Keep cooking :)

Minerva

Pielove's picture

More cooking (post #71772, reply #4 of 32)

Hey, you should try the sherbert, as this recipe is not too sweet-- it's very good.

Well, I tried the pierogi recipe today and was disappointed. My family makes pierogies often, so I imagine it was like you felt with the pozole recipe-- okay, but not quite right. My daughter prefers the sauerkraut pierogies, so I made those-- with no mushrooms. The filling was quite good, with just the right amount of tang, a good amount of buttery richness, and a little sweetness from the onions. I made two batches of dough, one from my family's recipe and one from the FC recipe:

The Fine Cooking recipe was very similar to "my" recipe, except that my recipe has salt and an egg. You can easily see which dough has the egg, here are the two side by side:

The FC dough handled well and was nicely tender, but to my taste it really needed salt. Also, we like to boil our pierogies and then crisp them in butter-- I think the egg also helped the pierogies to brown.

The difference wasn't huge, but it was noticeable. Here's my recipe (except I use melted butter instead of the oil:

http://www.food.com/recipe/pierogi-dough...

Cheers, Jen

kitchengoddess's picture

Thank you for sharing (post #71772, reply #6 of 32)

Thanks for sharing your recipe pie.  These days I don't think I could find the time to invest in pierogis.  We (DH and I) used to eat them back in the day (when we were students and on a very tight budget), but I don't believe I have ever had homemade ones.  I don't know if it would be worth it just to hear "I liked the frozen ones better" :P

And FYI DH has had left over pasta TWICE!!! oh poor soul he doesn't even know he is eating cauliflower ::grining::

Will report back if I try the sherbert in the spring/summer.

Pielove's picture

Cauliflower (post #71772, reply #8 of 32)

Hey kg!

Hmm, so the pasta did camoflage the cauliflower? I'm still dubious about trying it on my kid-- those perceptive kiddie tastebuds!

I agree about making pierogies-- it's a total pain in the butt and I've made them dozens of times, so I'm maybe a little efficient. On my husband's side, nobody even bothers with homemade any more.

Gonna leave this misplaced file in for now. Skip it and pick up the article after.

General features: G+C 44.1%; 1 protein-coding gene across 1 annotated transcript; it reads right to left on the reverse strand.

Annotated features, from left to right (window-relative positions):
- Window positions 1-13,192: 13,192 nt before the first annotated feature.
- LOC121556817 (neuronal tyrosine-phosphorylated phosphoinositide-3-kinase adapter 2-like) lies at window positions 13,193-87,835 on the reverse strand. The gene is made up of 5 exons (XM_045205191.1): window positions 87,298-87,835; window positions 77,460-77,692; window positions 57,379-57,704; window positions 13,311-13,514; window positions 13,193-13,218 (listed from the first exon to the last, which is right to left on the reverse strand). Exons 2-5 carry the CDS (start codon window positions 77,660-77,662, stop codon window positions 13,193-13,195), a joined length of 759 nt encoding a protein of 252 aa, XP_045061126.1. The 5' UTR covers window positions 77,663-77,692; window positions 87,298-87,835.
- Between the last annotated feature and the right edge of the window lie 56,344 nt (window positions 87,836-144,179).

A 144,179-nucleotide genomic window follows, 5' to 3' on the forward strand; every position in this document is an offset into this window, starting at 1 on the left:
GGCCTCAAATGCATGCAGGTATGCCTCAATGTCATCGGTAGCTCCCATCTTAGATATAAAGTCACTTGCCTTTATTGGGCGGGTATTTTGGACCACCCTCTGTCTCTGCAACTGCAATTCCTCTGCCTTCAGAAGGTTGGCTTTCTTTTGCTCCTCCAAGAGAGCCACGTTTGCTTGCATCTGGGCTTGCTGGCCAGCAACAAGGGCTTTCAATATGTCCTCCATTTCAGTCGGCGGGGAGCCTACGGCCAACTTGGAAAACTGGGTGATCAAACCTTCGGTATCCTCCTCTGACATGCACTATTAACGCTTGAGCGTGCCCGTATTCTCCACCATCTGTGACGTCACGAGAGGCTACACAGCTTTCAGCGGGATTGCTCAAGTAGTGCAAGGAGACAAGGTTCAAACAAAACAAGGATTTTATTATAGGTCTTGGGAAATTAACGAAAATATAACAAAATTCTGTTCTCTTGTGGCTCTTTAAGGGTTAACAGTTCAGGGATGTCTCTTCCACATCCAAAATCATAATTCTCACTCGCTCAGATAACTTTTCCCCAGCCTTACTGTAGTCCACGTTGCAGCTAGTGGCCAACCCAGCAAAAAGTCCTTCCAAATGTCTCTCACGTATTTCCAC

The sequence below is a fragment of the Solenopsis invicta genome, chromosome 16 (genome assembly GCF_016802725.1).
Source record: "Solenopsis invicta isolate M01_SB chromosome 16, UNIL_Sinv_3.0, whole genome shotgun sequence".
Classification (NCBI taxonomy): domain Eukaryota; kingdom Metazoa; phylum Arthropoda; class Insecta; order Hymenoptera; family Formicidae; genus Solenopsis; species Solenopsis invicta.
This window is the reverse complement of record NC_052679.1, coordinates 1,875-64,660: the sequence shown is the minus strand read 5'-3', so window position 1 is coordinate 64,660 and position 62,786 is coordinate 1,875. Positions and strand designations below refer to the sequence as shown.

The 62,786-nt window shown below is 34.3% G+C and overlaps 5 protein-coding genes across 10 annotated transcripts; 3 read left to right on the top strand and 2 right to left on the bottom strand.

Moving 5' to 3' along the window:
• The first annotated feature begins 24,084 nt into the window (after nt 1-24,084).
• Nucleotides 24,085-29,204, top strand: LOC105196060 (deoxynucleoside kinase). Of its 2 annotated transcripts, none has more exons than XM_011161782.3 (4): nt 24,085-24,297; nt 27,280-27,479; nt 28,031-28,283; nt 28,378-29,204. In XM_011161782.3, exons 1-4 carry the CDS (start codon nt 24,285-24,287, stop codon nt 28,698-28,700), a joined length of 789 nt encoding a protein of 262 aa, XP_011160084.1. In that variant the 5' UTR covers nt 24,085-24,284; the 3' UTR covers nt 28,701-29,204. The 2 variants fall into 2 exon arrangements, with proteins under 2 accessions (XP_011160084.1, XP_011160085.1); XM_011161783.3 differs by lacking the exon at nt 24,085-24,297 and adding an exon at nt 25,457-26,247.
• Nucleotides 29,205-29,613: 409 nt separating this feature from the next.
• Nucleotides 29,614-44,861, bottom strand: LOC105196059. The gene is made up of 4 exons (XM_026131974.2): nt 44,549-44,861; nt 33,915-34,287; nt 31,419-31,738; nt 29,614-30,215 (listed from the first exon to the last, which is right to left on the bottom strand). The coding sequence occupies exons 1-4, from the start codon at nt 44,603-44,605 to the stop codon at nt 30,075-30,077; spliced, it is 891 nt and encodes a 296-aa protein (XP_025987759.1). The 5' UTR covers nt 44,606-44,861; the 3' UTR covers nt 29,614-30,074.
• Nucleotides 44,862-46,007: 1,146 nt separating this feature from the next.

Cheers, Jen

ICDOCEAN1's picture

Cauliflower (post #71772, reply #13 of 32)

Surprisingly DH like the cauliflower mac n' cheese more than I did...I guess I'll have to make it again for him.

MarrieAnn's picture

Onion soup is one of my (post #71772, reply #16 of 32)

Onion soup is one of my favourite, looks great!

plantlust's picture

Botanical names PLEASE (post #71772, reply #5 of 32)

Already found a lot of things that I want to try in this issue (YEAH! Pierogies, the stews, the salads WOW, carbonara, souffle sauces, onion rings(singing melodically), want that kitchen and some of the Great Finds).

That being said, I was also intrigued by the Yuca article, however, nowhere in the article does it give the botanical name of the plant.  Here in the wilds of Chicago's 'burbs, I can grow a plant whose common name is Yucca (pronounced yuk-ah) or Adam's Needle.  It has large tallish spiky leaves and sends up a shoot of creamy, off-white bell-shaped flowers.  I believe (ground is frozen currently, so I'm not able to verify) the roots look similar to the "yuca" of your article.

Before I experiment with potential death, can you please tell me if the "yuca" plant is the same as Yucca filimentosa?

Do not meddle in the affairs of dragons, for you are crunchy and taste good with parsley sauce, goat cheese garlic mashed potatoes, Galena Cellars Niagra grape wine & Pie Boss's apple crumble topped with Ruth & Phil's sour cream/cinnamon ice cream.

Pielove's picture

Latin names (post #71772, reply #7 of 32)

Plantlust! Great to "see" you over here.

I don't think the yucca plants are the same as culinary yuca. My understanding is that culinary yuca roots are cassava, Manihot esculenta. Good thing-- I don't know how you fared in the suburbs, but on the N-W side, it's kind of icy for digging up the garden! I would love to see scientific names-- that would be cool!  "Journal style is to give the Latin name for each species at first mention in the Ingredients list and recipe directions".

Are you going to try the yuca fries? All the recipes look great-- the stew is next on my list, I just can't decide between classic beef and Asian pork.

Cheers, Jen

kitchengoddess's picture

Tried the pork (post #71772, reply #9 of 32)